Available from: 2015-02-17 Created: 2015-02-09 Last updated: 2019-05-21Bibliographically approved
    2. Quantifying Homicide Injuries:: A Swedish Time Trend Study Using the Homicide Injury Scale
    Open this publication in new window or tab >>Quantifying Homicide Injuries:: A Swedish Time Trend Study Using the Homicide Injury Scale
    2017 (English)In: Scandinavian Journal of Forensic Science, ISSN 2353-0707, Vol. 23, no 2Article in journal (Refereed) Published
    Abstract [en]

    Studies report that the homicide rate has decreased considerably in most Western countries since the 1990s. However, few studies have examined the level of injury in homicides. The injury severity in homicide victims was studied in the Stockholm area using both the Homicide Injury Scale (HIS) and the number of lethal injuries per victim. Cases were included from four periods; 1976-78, 1986- 88, 1996-98, and 2006-08. The number of homicides with overkill according to the HIS was significantly higher in 1996-98 compared to 1976-78. Compared with 1976-78, the number of lethal injuries per victim was significantly higher both in 1986-88 and 1996-98. There are various possible reasons for the changes, including a brutalization of lethal violence or a more effective trauma care. More in-depth analysis of individual cases together with research on victims of attempted homicides is needed to explain these shifts in injury severity.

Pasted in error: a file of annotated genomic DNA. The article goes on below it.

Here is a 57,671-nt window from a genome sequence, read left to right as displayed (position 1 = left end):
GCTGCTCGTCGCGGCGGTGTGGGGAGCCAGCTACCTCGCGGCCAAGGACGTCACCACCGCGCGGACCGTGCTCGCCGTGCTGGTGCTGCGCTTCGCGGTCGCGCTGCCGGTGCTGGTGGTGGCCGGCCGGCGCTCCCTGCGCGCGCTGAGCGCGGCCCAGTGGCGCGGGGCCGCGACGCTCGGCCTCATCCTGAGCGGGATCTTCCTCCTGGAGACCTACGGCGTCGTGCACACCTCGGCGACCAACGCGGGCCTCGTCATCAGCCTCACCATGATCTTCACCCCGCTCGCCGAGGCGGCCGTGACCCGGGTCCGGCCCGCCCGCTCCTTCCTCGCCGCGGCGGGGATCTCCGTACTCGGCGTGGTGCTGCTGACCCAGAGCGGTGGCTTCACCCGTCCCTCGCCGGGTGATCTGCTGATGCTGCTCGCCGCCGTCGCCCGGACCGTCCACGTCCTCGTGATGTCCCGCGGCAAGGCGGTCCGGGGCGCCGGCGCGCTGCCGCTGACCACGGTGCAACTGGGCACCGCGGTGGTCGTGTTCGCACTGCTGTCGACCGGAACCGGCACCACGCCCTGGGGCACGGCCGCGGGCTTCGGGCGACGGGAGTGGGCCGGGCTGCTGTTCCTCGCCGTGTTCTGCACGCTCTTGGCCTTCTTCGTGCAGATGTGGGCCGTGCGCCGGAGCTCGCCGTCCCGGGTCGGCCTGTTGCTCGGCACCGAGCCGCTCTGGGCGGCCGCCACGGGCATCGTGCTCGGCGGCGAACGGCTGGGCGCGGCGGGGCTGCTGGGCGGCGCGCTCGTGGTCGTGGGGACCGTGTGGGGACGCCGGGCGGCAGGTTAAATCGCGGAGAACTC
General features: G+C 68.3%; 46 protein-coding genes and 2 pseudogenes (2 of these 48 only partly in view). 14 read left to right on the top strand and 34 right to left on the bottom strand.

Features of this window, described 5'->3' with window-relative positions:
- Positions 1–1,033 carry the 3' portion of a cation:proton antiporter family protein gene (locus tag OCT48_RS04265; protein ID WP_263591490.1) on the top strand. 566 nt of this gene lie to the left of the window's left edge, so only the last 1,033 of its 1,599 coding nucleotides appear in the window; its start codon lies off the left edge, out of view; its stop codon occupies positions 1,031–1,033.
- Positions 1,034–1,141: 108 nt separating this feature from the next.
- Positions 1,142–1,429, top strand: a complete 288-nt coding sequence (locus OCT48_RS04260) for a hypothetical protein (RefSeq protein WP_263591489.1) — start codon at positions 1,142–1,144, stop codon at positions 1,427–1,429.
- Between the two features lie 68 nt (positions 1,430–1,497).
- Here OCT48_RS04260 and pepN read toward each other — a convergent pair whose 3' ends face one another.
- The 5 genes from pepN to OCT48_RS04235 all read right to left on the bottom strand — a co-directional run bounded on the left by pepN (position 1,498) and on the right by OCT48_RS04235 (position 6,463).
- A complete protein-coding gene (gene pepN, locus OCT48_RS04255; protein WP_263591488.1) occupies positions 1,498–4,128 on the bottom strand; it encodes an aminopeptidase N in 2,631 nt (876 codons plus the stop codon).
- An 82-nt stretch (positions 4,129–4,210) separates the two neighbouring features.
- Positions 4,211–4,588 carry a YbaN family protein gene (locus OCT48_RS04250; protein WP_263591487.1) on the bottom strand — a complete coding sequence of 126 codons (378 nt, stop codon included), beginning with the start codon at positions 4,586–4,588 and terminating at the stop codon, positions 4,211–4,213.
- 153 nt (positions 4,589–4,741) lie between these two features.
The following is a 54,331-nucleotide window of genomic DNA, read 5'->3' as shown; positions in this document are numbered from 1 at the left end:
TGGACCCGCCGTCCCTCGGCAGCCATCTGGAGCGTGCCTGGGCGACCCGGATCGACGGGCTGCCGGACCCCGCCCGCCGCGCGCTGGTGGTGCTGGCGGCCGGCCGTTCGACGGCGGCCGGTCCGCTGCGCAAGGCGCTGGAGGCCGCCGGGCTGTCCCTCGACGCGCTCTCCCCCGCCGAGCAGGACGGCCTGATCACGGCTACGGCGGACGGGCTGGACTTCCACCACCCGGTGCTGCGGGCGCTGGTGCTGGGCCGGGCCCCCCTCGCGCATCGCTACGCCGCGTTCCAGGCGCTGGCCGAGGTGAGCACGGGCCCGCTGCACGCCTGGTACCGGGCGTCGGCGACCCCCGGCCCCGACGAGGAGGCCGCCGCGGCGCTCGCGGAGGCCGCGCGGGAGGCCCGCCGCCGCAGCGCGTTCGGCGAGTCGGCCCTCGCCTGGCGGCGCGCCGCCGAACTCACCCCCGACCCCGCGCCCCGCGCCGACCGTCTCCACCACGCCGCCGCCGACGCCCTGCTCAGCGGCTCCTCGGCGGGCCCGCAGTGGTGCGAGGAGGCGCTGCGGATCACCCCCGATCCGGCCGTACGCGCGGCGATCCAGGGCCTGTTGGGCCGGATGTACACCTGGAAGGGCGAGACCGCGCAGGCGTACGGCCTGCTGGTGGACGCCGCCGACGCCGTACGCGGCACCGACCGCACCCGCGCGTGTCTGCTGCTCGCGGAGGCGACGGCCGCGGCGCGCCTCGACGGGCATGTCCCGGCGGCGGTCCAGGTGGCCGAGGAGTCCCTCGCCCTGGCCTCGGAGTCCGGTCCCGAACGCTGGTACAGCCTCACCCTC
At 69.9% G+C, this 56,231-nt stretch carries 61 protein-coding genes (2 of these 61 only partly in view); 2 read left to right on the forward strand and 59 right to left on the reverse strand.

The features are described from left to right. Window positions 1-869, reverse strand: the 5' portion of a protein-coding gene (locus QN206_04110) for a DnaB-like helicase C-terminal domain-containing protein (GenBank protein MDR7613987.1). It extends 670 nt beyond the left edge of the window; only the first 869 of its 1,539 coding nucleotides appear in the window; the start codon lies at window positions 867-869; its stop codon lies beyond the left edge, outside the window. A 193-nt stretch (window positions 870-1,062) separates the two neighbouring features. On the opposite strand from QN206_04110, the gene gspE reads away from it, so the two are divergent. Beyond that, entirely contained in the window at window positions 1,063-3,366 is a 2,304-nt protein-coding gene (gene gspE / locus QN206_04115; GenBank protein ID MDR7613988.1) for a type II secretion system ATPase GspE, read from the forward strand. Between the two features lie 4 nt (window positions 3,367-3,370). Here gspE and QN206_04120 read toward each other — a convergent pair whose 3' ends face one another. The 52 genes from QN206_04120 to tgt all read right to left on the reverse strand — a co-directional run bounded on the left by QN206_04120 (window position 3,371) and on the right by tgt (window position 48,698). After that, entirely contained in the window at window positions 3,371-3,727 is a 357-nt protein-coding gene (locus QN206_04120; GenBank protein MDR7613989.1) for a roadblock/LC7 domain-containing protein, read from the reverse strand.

National Category
    Forensic Science
    Identifiers
    urn:nbn:se:uu:diva-383632 (URN)10.1515/sjfs-2017-0005 (DOI)
    Available from: 2019-05-20 Created: 2019-05-20 Last updated: 2019-09-03Bibliographically approved
    3. Homicide injury severity in association with the victim-offender relationship
    Open this publication in new window or tab >>Homicide injury severity in association with the victim-offender relationship
    2019 (English)In: Forensic Science International, ISSN 0379-0738, E-ISSN 1872-6283, Vol. 300, p. 151-156Article in journal (Refereed) Published